Plane-to-Plane Network Could Blanket Skies With Wi-Fi

Aircraft-based networks could deliver broadband data coverage to remote areas — and a new way to track a plane that goes missing.

A California firm is hoping to use airplanes as "mini-satellites" to create a flying network that would blanket remote islands, rural areas and ships at sea with wireless broadband coverage. The network might also allow passengers to stream movies in-flight (or make pesky cell phone calls), while simultaneously creating a means for rescuers to find aircraft if they have trouble or go missing.

"The plane serves as a repeater to other aircraft and forms a global web," said Jason de Mos, vice president for business development at Airborne Wireless Network, a small tech firm in Simi Valley, Calif. "It's different than anything else and there is no single point of failure."

Many communications and technology firms have been trying to figure out ways to cover remote areas with wireless technology that don't have cell towers and earth-bound repeaters. Executives at Google are testing unmanned drones in the New Mexico desert to deliver high-bandwidth 5G wireless signals as part of project SkyBender.

Facebook's goal of covering Africa with a broadband signal went up in smoke when a SpaceX rocket carrying a European satellite caught fire a few days before launch at Cape Canaveral on Sept. 1.

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But de Vos compares the AWN system to a budget-conscious "Walmart Blue-Light Special" of global wireless systems. For one, the equipment is a fraction of the cost of a $200 million satellite, he said.

"We are just adding some equipment to the existing infrastructure and taking advantage of it," de Vos said. "We can do what these other companies can do at a fraction of the cost."

Airplanes land every few hours, making maintenance and upgrades much easier than on a satellite which stays in orbit for 10 to 20 years, he added. Another advantage is that airplanes fly between 20,000 and 40,000 feet in altitude, while satellites are increasingly faced with the issue of dodging "space junk" or pieces of old spacecraft.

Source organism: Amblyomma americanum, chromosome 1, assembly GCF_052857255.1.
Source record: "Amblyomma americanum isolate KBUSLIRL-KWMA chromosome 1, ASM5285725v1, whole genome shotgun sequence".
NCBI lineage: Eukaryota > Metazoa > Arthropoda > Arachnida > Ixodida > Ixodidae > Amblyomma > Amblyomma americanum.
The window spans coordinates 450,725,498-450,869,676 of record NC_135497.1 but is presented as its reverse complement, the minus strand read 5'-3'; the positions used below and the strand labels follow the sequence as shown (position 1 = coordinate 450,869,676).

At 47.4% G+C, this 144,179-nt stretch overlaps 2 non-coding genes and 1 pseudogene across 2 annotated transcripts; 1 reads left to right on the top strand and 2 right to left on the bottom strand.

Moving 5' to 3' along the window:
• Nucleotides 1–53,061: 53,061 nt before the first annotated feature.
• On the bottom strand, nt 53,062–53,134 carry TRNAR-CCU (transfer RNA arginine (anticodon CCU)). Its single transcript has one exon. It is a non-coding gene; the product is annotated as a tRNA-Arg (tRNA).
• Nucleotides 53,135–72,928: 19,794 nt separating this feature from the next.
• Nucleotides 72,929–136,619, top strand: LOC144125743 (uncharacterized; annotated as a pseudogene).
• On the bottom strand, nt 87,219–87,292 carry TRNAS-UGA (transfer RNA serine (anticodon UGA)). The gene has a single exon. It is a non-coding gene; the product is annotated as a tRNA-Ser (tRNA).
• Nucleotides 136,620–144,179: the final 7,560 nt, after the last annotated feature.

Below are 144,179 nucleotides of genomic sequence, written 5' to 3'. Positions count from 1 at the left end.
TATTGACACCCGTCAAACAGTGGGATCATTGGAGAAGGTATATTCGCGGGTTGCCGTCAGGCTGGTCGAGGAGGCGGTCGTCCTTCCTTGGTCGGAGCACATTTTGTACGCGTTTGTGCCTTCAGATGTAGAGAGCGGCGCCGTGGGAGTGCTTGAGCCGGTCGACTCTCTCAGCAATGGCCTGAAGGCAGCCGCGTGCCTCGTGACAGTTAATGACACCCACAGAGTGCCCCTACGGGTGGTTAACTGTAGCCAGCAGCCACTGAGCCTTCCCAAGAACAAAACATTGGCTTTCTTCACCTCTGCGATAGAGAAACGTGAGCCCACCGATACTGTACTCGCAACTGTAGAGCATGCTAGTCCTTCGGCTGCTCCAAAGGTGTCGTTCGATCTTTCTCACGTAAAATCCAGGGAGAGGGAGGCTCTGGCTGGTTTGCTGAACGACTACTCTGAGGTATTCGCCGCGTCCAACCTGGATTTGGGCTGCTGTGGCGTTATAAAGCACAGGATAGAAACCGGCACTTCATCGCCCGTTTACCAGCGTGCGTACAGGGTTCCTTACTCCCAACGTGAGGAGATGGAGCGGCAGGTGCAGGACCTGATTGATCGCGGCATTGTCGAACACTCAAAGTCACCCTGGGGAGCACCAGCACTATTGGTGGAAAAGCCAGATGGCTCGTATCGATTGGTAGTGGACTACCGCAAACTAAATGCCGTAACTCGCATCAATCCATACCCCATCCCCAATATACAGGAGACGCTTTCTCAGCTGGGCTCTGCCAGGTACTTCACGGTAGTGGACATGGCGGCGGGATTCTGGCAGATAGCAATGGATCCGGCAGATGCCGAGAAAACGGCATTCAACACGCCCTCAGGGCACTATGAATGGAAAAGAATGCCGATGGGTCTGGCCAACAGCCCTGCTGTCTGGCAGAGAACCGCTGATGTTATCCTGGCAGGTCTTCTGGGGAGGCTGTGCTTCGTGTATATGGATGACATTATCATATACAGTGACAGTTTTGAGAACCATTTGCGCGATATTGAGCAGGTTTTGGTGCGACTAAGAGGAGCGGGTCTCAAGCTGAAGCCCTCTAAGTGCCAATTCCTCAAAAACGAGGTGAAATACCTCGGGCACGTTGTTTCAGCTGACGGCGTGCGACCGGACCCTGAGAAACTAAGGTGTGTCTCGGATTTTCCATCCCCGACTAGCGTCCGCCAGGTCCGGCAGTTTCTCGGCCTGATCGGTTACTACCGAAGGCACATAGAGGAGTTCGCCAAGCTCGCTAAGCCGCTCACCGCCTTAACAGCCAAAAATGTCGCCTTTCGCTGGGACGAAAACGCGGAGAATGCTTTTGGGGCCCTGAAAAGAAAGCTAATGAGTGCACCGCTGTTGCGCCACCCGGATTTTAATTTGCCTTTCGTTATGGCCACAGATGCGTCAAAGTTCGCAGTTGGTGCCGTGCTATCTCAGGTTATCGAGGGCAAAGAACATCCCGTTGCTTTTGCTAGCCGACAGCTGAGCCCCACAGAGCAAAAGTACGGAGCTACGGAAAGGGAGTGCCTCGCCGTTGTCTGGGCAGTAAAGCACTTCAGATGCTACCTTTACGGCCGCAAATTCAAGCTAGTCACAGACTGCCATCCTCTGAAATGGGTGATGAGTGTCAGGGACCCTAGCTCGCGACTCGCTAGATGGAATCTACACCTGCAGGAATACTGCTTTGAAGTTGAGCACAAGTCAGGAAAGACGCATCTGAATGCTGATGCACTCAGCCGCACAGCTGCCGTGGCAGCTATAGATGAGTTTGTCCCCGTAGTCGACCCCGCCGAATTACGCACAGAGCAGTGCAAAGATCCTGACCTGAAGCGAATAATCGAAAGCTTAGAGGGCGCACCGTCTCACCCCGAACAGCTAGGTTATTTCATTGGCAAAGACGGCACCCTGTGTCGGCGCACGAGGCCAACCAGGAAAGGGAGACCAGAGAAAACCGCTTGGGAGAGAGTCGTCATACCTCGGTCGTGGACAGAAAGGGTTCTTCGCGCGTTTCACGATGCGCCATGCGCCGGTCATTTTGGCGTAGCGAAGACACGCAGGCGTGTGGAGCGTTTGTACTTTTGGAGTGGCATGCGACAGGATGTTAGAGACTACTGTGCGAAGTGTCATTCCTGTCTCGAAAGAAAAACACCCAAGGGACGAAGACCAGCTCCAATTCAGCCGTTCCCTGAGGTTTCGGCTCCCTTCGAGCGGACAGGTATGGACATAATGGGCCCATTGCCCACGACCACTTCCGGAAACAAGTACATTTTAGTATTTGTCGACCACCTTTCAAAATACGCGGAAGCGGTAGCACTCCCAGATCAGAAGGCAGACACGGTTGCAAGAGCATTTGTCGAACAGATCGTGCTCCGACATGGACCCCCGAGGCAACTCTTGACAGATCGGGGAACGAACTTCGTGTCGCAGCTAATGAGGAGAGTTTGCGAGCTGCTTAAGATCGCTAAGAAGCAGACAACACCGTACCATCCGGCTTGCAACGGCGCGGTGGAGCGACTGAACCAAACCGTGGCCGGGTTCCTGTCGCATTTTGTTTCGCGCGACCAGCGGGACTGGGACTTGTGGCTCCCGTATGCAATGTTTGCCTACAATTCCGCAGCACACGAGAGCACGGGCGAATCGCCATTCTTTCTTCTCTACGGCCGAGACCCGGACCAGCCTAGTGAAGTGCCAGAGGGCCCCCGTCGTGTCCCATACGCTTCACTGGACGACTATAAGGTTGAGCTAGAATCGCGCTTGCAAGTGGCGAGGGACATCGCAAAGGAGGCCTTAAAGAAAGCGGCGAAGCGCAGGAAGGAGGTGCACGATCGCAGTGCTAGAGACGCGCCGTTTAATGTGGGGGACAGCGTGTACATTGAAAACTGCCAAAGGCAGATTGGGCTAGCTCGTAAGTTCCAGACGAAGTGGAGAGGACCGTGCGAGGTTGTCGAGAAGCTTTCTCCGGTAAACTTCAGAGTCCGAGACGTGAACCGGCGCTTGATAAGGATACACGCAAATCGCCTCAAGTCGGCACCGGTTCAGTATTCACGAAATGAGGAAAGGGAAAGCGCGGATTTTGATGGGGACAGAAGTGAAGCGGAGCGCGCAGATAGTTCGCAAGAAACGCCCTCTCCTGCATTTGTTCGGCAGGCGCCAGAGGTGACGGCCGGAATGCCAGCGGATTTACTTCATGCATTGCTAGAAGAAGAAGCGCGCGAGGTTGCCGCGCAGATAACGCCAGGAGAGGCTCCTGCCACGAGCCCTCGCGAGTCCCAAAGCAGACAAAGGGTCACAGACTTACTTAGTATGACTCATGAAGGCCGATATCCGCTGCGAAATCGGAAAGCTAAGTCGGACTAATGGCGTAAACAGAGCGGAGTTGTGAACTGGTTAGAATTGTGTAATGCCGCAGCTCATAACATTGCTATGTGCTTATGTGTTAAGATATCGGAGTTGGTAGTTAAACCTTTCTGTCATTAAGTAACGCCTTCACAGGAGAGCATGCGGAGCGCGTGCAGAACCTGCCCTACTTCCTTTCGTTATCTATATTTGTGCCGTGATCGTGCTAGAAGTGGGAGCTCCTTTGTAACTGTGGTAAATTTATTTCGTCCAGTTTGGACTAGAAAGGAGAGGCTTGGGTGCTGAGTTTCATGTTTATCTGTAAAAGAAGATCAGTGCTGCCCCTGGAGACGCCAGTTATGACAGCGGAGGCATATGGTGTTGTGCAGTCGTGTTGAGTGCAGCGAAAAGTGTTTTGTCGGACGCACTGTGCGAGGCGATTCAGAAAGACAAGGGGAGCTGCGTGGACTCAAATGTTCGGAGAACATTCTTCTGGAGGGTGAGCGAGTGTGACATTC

The company purchased an existing patent for the wireless radio technology in August, and has been moving forward since then, de Vos said.

"We would offer very high, office-quality download speeds for live streaming and voice calls," de Vos said.

Despite the promised advantages, one expert said the firm has a lot of obstacles to overcome before it can compete with big social media firms, or other companies that are ramping up in-flight entertainment and internet services through satellite connections.

"I'm skeptical that airborne coverage is continuous and reliable enough in markets that matter to make it reliable," said R. John Hansman, director of the International Center for Air Transportation at Massachusetts Institute of Technology."It's a classic case of how do you get to critical mass?" he said. "If only one airplane's using it, it's not going to do very much."

De Mos said that AWN will ramp up its signal during the night when flights are less frequent, and when demand for wireless coverage is also less.

In January, AWN will equip and test the system on two Boeing 757-200 aircraft that are currently parked in the Arizona desert, along with a mobile ground-based receiver. The Federal Aviation Administration gave permission for the test. The next phase would be installing the system on a 20-plane network. The firm announced a $1.2 million private placement investment in November.

WATCH: How WiFi Works on Planes